When to Schedule Your Workout to Ensure a Great Night’s Sleep

Woman stretching before early morning run

It’s no secret that getting enough sleep is essential for our wellbeing in many ways, including helping our brains function at top speed, keeping our immune system strong, helping skin glow, and more. Feeling tired is one of the main cues our bodies give to tell us it’s time to sleep. And getting regular exercise is a well-known way to improve sleep quality.

But if you’ve come home exhausted after an evening workout only to toss and turn in frustration, you may wonder if exercise is having the opposite effect. According to Outside, you may be onto something. They recently ran an article highlighting research into how morning vs. evening workouts affect sleep patterns. Here’s what they found.

Late-day workouts may stall the bedtime increase in melatonin

Melatonin is a hormone that helps regulate your sleep cycle. It rises toward the end of the day, reducing your body temperature and helping you fall asleep. In the morning, melatonin production drops off, reversing these effects. In their study, researchers at the University of New England measured the melatonin levels of 12 volunteers on three different days: one day after a tough workout performed at 9 a.m., one day after the same workout performed at 4 p.m., and one day with no workout.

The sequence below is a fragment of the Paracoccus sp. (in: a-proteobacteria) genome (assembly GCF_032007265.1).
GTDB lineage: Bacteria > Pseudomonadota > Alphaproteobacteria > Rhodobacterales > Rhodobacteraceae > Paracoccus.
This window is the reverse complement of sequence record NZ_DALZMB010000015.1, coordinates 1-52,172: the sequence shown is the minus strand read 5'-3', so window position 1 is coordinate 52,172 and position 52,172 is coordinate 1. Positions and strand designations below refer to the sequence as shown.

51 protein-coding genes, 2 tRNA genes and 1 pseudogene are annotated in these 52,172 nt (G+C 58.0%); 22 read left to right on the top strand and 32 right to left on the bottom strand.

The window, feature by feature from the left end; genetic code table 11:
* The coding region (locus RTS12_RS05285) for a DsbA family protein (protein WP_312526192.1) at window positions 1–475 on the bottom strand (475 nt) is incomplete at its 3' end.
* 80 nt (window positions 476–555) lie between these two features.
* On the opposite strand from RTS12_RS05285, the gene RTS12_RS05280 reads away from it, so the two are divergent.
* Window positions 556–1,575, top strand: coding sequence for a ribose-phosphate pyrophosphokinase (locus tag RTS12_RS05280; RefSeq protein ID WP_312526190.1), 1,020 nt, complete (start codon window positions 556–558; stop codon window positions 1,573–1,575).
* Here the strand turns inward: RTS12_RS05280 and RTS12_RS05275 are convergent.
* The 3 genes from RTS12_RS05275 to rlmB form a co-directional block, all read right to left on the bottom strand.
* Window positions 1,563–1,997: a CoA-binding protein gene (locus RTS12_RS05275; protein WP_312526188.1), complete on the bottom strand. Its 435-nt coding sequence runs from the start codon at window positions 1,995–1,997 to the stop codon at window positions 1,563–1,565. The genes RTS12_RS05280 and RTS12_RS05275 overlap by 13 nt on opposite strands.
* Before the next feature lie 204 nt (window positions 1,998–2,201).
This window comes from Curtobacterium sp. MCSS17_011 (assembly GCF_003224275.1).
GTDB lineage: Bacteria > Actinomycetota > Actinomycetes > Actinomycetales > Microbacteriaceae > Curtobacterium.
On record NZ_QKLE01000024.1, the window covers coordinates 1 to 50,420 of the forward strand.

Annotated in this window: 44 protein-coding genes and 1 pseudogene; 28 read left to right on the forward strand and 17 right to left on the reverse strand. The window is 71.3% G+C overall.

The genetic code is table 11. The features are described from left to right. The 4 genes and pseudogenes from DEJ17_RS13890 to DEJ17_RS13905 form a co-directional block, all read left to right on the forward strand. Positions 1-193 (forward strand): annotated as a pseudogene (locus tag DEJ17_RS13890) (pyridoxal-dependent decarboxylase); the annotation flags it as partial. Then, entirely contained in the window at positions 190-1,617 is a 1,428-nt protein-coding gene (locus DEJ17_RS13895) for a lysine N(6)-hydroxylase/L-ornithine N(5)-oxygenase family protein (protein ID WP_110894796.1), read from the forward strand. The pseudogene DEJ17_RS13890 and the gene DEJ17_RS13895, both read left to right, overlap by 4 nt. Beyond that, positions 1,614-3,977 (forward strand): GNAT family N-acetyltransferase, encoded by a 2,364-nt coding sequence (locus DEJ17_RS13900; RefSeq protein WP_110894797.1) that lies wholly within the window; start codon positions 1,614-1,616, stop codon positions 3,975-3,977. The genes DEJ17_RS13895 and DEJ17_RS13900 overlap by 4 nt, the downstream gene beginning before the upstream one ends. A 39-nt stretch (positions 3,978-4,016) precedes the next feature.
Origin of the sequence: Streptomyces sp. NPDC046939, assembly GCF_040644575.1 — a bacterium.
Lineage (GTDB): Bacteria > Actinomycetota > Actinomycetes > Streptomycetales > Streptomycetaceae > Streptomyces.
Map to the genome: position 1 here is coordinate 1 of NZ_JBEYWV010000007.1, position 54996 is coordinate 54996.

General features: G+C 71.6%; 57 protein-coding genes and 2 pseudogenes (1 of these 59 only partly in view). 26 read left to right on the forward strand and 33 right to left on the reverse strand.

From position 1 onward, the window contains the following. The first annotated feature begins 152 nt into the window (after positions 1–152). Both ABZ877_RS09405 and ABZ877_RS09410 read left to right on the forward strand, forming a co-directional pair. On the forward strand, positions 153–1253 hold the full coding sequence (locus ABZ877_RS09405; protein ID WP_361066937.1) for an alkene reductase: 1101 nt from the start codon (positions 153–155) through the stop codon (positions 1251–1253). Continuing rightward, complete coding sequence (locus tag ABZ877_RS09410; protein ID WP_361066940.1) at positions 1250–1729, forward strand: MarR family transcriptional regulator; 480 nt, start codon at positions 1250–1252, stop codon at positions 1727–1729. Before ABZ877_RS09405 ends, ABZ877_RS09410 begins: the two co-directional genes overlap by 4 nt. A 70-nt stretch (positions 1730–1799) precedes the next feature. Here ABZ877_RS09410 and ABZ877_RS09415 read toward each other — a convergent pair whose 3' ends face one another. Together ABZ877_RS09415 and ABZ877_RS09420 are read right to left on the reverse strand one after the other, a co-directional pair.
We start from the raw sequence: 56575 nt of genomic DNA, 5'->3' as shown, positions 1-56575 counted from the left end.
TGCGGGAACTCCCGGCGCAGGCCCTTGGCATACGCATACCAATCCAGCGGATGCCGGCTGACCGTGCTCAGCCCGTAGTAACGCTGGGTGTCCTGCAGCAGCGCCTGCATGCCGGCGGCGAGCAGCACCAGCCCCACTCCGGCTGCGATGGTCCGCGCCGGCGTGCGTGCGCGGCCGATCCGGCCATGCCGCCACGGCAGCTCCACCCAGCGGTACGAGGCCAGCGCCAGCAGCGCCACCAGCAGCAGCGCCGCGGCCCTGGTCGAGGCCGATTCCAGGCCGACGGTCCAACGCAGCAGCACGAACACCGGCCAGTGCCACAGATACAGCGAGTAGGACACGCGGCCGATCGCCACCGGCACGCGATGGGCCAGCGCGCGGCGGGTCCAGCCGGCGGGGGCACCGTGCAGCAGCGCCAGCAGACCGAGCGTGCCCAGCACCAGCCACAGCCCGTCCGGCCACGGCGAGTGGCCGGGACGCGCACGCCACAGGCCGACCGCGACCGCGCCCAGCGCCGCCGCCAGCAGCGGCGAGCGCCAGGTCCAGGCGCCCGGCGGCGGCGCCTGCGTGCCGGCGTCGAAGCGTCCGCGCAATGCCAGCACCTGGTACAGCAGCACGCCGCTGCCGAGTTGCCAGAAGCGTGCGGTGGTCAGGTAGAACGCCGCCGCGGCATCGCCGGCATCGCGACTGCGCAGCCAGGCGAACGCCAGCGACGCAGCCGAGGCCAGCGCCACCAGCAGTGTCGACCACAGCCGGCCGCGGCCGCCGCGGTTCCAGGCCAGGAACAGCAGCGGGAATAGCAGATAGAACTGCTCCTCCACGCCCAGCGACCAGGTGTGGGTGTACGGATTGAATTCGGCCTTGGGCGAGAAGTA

Study participants showed a lower rise in melatonin the night after completing a tough PM workout, suggesting that morning may be the best time to exercise for a good night’s sleep. However, if you’re an evening exerciser, don’t abandon your efforts—the benefits of regular exercise outweigh any negative effect on sleep quality.

Study participants showed a significantly lower rise in melatonin levels the night after their 4pm workout compared to the morning and zero workout days. This suggests that the morning may be the best time to work out to ensure a good night’s sleep.

Don’t lose sleep over this study if you’re an evening exerciser

While morning exercise may be less likely to interfere with sleep, this is not a hard and fast rule for everyone—nor for every type of workout. For example, some people find working out after a tough day feels relaxing. It can clear the mind and reduce stress that would otherwise keep you awake. Also, some of us are simply night owls and waking up unnaturally early to workout could interfere with sleep by cutting your night short.

If you’d like to improve your sleep but find morning workouts unappealing or unrealistic, consider making changes in other areas that can impact your sleep patterns. Ideas for practicing healthy sleep hygiene include avoiding screens leading up to bedtime, reducing afternoon caffeine intake, and making your bedroom a quiet sanctuary.

In short, if your favorite time to work out is after work, don’t abandon your exercise efforts—the benefits of regular exercise far outweigh any negative effect on sleep quality. Keep up the good work, and sweet dreams!

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